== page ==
The facts indicate that Mr. Fleming has been associated with Kuma for eleven years, working an average of thirty to forty hours a week. During this time, he took part in hundreds of investigations involving nine of the eleven activities listed in 22 P.S. § 12(b). (N.T. 3/4/85 pp. 37-50) Based on this experience, under the analysis adopted by the court, it was proper to determine Mr. Fleming qualified under the statute. As to this issue, we thus affirm the holding of the lower court.
The second issue raised by appellant concerns the potential conflict of interest created by the granting of the license.
Although John Morris resigned from his position as president of Kuma and relinquished his stock holdings, he is still employed as a consultant by Kuma and continues to draw his salary. (N.T. 3/4/85 pp. 65-68) Under these circumstances we agree with appellant that the substance of the potential conflict continues to exist.
The concern of this Court is the potential for a conflict of interest or abuse of power by an individual in a position such as a police captain who also is involved in a private detective business.
"The concern is that persons holding public office and given extraordinary authority for the benefit of the public might use that authority specifically for the benefit of private persons." Commonwealth v. Gregg, 262 Pa. Super. 364, 366, 396 A.2d 797, 798 (1979). "Where public officials are involved, even the appearance of a conflict of interest should be avoided." Little v. Freeman, 86 Pa. Commw. 378, 484 A.2d 873, 874 (1984).
Courts have consistently held, based upon public policy, that a person may not be granted a private detective
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license if simultaneously he would be employed as a public official with police powers. In Re Private Detective License of Keibler, 279 Pa. Super. 276, 420 A.2d 1331 (1980); Commonwealth v. Gregg, supra; In Re Stanley, 204 Pa. Super. 29, 201 A.2d 287 (1964); Little v. Freeman, supra; Little v. Freeman, 31 Pa.D & C 3rd 479 (1983).
Under the present circumstances, with John Morris serving as a police captain while maintaining an ongoing relationship with Kuma, the concerns expressed in the cases noted are present. Mr. Morris and thus Kuma would have access to information and be in a position not enjoyed by other private detectives. The potential to use his position to the advantage of Kuma would create at least the appearance of a conflict of interest and a potential source of abuse. It is this we wish to avoid.
The fact that the business is primarily involved in providing security does not affect our finding. Upon granting of the license, the corporation would be able to perform any type of detective work it may choose. In addition, based on the testimony of Mr. Fleming, security work "almost always" ends up including investigative work. (N.T. 3/4/85, p. 49)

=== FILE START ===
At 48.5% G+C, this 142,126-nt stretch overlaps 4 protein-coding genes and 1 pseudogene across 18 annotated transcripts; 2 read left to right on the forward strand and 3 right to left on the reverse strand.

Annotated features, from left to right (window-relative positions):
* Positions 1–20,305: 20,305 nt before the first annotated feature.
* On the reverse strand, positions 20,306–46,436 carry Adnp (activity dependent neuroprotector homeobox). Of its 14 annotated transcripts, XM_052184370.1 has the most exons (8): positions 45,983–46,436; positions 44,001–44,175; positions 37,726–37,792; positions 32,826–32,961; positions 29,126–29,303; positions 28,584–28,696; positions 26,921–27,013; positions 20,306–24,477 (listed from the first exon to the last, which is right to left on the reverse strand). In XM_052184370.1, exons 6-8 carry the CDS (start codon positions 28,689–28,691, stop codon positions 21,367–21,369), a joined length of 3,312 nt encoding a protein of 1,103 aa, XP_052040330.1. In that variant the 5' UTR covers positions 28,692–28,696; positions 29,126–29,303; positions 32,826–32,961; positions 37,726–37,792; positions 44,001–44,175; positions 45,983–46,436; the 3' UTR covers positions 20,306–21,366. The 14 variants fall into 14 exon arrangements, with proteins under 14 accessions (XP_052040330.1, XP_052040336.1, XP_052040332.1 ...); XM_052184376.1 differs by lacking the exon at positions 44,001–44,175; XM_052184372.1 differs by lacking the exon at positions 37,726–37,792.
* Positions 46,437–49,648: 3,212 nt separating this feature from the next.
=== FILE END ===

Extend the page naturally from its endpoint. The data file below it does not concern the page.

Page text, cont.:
The concern we are addressing arises because of the high ranking police position held by Mr. Morris and the activities involved in the operation of a detective business. We specifically do not intend that this decision will preclude detective agencies from hiring off-duty policemen to serve as security guards and other such positions wherein the functions of the job do not create a potential for conflict or abuse of the individual's police position. We find a definite contrast between the potential for conflict and abuse in the hiring of off-duty policemen to perform guard or security duty and that which exists when a high ranking police official also maintains a position as an officer, owner or employee of a detective agency.
It is our determination that the lower courts ruling as to the issuance of a license should stand. Based upon the
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finding that James Fleming was properly qualified under § 14(a) of the Private Detective Act, the agency has met the requirements for licensing.
We order as a condition to the retention of the license that John Morris sever all ties with Kuma and resign as a consultant to the company.
We note that under 22 P.S. § 15 the district attorneys of the various counties have the power to enforce the provisions of the act. Any violation of this order would thus be grounds to seek revocation of Kuma's license.
The Order of the lower court is affirmed, subject to compliance with the conditions set forth in this Opinion.
The Order of the lower court is affirmed, subject to the compliance with the conditions set forth in this Opinion.